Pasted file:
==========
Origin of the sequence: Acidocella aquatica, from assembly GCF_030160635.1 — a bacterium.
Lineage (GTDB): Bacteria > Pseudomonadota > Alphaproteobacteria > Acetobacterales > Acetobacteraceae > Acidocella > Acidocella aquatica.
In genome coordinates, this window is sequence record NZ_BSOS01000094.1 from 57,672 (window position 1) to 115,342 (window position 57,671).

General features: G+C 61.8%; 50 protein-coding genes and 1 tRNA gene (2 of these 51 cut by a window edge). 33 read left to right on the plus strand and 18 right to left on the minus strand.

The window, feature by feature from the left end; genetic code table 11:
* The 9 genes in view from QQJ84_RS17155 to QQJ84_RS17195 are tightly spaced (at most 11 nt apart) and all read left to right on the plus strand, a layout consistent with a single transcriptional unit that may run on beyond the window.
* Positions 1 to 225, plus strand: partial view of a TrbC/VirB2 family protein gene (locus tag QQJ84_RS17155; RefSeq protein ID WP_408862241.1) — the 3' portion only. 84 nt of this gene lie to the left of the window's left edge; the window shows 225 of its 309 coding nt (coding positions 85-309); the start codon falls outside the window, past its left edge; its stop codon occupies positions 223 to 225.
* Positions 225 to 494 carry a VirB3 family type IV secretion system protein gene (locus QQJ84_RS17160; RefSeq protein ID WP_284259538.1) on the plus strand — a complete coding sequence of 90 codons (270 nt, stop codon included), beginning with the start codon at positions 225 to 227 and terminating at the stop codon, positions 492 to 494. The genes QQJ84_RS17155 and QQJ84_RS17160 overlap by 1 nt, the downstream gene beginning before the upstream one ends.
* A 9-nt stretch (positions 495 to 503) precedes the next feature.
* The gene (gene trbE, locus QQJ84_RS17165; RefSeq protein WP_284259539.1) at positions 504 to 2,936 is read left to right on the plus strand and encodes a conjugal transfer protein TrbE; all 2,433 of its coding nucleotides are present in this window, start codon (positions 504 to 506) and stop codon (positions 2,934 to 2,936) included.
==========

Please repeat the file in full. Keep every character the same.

Origin of the sequence: Acidocella aquatica, from assembly GCF_030160635.1 — a bacterium.
Lineage (GTDB): Bacteria > Pseudomonadota > Alphaproteobacteria > Acetobacterales > Acetobacteraceae > Acidocella > Acidocella aquatica.
In genome coordinates, this window is sequence record NZ_BSOS01000094.1 from 57,672 (window position 1) to 115,342 (window position 57,671).

General features: G+C 61.8%; 50 protein-coding genes and 1 tRNA gene (2 of these 51 cut by a window edge). 33 read left to right on the plus strand and 18 right to left on the minus strand.

The window, feature by feature from the left end; genetic code table 11:
* The 9 genes in view from QQJ84_RS17155 to QQJ84_RS17195 are tightly spaced (at most 11 nt apart) and all read left to right on the plus strand, a layout consistent with a single transcriptional unit that may run on beyond the window.
* Positions 1 to 225, plus strand: partial view of a TrbC/VirB2 family protein gene (locus tag QQJ84_RS17155; RefSeq protein ID WP_408862241.1) — the 3' portion only. 84 nt of this gene lie to the left of the window's left edge; the window shows 225 of its 309 coding nt (coding positions 85-309); the start codon falls outside the window, past its left edge; its stop codon occupies positions 223 to 225.
* Positions 225 to 494 carry a VirB3 family type IV secretion system protein gene (locus QQJ84_RS17160; RefSeq protein ID WP_284259538.1) on the plus strand — a complete coding sequence of 90 codons (270 nt, stop codon included), beginning with the start codon at positions 225 to 227 and terminating at the stop codon, positions 492 to 494. The genes QQJ84_RS17155 and QQJ84_RS17160 overlap by 1 nt, the downstream gene beginning before the upstream one ends.
* A 9-nt stretch (positions 495 to 503) precedes the next feature.
* The gene (gene trbE, locus QQJ84_RS17165; RefSeq protein WP_284259539.1) at positions 504 to 2,936 is read left to right on the plus strand and encodes a conjugal transfer protein TrbE; all 2,433 of its coding nucleotides are present in this window, start codon (positions 504 to 506) and stop codon (positions 2,934 to 2,936) included.